Posted by & filed under footer-display, news, uncategorized.

During this period, where we are unable to meet together in church, Fr Ray Hemingray has shared his thought for today, Sunday 24th May 2020.

During the lockdown, I have enjoyed being able to listen every Sunday to the morning service on Radio 4 at 8.10am, a time when, before the lockdown, I would often be preparing to leave home for a 9.00am service. Last Sunday the service was from Glasgow. The Gospel reading was from St. John’s Gospel, Chapter 14, and included the following words of Jesus to his disciples: ‘If you love me, you will keep my commandments. And I will ask the Father, and he will give you another Advocate, to be with you for ever. This is the Spirit of truth, whom the world cannot receive, because it neither sees him nor knows him. You know him, because he abides with you, and he will be in you.’ Jesus was warning his disciples that he would be leaving them soon, but he would not leave them without support. He would leave them the Spirit of truth. Since last Sunday, I have been reflecting on the question: ‘What is Truth?”

In Chapter 18 of his Gospel, John describes Jesus’s appearance before Pontius Pilate:

‘[Pilate said:]“Are you the King of the Jews?” Jesus answered, “My kingdom is not from this world. If my kingdom were from this world, my followers would be fighting to keep me from being handed over to the Jews. But as it is, my kingdom is not from here.” Pilate asked him, “So you are a king?” Jesus answered, “You say that I am a king. For this I was born, and for this I came into the world, to testify to the truth. Everyone who belongs to the truth listens to my voice.” Pilate asked him, “What is truth?”’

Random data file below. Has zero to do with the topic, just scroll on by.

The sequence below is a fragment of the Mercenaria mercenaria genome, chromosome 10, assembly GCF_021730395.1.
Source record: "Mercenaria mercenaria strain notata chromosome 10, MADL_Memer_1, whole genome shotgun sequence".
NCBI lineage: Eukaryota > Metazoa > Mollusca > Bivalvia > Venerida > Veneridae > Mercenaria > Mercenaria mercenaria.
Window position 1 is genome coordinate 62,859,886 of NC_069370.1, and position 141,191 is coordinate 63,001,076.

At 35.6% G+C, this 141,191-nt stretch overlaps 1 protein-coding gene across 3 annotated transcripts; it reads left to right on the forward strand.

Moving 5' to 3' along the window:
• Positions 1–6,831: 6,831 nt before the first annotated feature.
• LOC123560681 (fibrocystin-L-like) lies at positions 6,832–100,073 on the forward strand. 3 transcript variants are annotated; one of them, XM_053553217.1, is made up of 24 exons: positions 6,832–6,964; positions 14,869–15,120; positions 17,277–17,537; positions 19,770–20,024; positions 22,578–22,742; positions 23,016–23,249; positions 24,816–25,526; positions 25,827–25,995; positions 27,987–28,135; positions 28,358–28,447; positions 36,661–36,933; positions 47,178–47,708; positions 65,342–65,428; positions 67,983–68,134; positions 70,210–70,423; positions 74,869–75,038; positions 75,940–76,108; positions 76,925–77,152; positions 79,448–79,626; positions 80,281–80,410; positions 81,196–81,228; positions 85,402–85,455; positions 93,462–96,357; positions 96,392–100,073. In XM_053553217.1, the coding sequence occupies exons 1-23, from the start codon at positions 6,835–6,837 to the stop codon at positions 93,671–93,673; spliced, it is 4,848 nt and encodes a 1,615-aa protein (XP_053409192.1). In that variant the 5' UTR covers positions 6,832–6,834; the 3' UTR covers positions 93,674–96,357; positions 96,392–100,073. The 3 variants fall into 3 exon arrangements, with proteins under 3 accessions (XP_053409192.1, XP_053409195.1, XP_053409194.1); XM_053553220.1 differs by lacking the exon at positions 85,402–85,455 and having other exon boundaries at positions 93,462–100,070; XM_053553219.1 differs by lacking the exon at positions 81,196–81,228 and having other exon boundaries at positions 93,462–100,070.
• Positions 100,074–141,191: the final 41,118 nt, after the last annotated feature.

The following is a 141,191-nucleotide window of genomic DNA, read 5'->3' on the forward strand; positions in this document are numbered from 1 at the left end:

So what is Truth? Is it something unchallengeable? Is it something that has actually happened and can be attested to by witnesses? Is it something that can be scientifically proved? Is it what we believe? Or is it what other people want us to believe? To the temple authorities and the mob outside Pilate’s headquarters, who wanted Jesus’s blood, the truth to them was that here was a charlatan, blasphemously claiming to be the Son of God. Truth is not always what people think it is, but what they want others to believe.

To many peoples and religions, God is the supreme source of all truth. But few clergy will get away without at least once in their ministry being challenged by sceptics with the question: ‘Do you believe that everything written in the Bible is true?’ Of course, it depends what you mean by ‘true’ or ‘truth’. My short answer to the question is a qualified ‘No’. Let me explain why I say that.

There are many different genres of literature, from history books, to novels, to poetry, to law books, to philosophy, songs, even joke books. If I told you a joke, I am sure you would not believe that the events in the joke I tell you actually happened. If I read a poem to you, you would not necessarily believe that the events described in the poem actually happened.